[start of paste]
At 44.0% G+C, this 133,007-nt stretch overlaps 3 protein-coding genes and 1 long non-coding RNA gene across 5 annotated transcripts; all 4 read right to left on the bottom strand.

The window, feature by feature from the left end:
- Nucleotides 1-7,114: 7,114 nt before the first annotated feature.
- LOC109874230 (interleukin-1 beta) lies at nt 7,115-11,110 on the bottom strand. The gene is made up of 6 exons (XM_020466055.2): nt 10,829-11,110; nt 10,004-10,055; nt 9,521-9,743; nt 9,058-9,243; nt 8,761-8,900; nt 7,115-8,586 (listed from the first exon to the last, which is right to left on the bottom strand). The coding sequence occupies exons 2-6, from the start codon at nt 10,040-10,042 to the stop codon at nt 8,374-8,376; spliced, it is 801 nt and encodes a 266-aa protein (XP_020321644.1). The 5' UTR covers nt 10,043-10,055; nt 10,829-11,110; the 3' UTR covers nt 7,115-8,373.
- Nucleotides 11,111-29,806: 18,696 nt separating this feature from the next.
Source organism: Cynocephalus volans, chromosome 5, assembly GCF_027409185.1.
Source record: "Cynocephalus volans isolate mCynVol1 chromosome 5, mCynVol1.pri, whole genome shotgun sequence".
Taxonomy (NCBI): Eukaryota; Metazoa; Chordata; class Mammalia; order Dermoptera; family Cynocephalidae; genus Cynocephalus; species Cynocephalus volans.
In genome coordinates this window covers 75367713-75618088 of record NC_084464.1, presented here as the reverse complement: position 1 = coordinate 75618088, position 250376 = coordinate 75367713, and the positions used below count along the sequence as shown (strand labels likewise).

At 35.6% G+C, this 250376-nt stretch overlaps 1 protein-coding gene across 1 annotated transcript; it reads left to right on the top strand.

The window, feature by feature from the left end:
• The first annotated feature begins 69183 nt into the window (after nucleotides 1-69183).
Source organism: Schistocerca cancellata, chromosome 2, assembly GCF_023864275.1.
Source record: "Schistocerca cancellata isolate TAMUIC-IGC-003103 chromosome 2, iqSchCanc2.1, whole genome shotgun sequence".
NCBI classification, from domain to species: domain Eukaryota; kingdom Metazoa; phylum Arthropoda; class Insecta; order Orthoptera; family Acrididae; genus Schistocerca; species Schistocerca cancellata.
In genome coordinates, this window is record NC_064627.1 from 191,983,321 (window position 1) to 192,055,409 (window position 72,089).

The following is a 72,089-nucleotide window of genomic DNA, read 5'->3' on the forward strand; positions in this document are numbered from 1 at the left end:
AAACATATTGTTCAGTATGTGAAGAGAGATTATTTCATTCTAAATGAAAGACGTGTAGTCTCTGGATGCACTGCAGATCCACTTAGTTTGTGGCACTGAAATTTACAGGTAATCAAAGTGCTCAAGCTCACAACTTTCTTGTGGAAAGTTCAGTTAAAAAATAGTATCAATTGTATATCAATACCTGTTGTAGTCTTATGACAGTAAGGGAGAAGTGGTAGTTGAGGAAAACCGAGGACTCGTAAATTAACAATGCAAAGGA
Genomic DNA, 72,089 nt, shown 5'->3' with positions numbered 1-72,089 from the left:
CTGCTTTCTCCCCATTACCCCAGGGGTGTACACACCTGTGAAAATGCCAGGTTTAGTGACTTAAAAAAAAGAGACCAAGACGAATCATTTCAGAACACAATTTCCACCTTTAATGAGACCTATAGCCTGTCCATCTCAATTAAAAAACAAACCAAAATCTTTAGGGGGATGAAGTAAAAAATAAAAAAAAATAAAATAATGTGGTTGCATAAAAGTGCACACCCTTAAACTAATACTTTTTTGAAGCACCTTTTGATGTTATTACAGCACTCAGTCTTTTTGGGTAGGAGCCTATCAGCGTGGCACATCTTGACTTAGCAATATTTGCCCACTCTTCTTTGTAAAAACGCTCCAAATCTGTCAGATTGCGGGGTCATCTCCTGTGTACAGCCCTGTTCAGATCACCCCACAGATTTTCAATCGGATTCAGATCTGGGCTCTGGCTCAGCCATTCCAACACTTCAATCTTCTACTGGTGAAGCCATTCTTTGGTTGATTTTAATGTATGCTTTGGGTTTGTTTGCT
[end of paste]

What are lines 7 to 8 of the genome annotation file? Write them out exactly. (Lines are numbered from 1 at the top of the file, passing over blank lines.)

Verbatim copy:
Source record: "Cynocephalus volans isolate mCynVol1 chromosome 5, mCynVol1.pri, whole genome shotgun sequence".
Taxonomy (NCBI): Eukaryota; Metazoa; Chordata; class Mammalia; order Dermoptera; family Cynocephalidae; genus Cynocephalus; species Cynocephalus volans.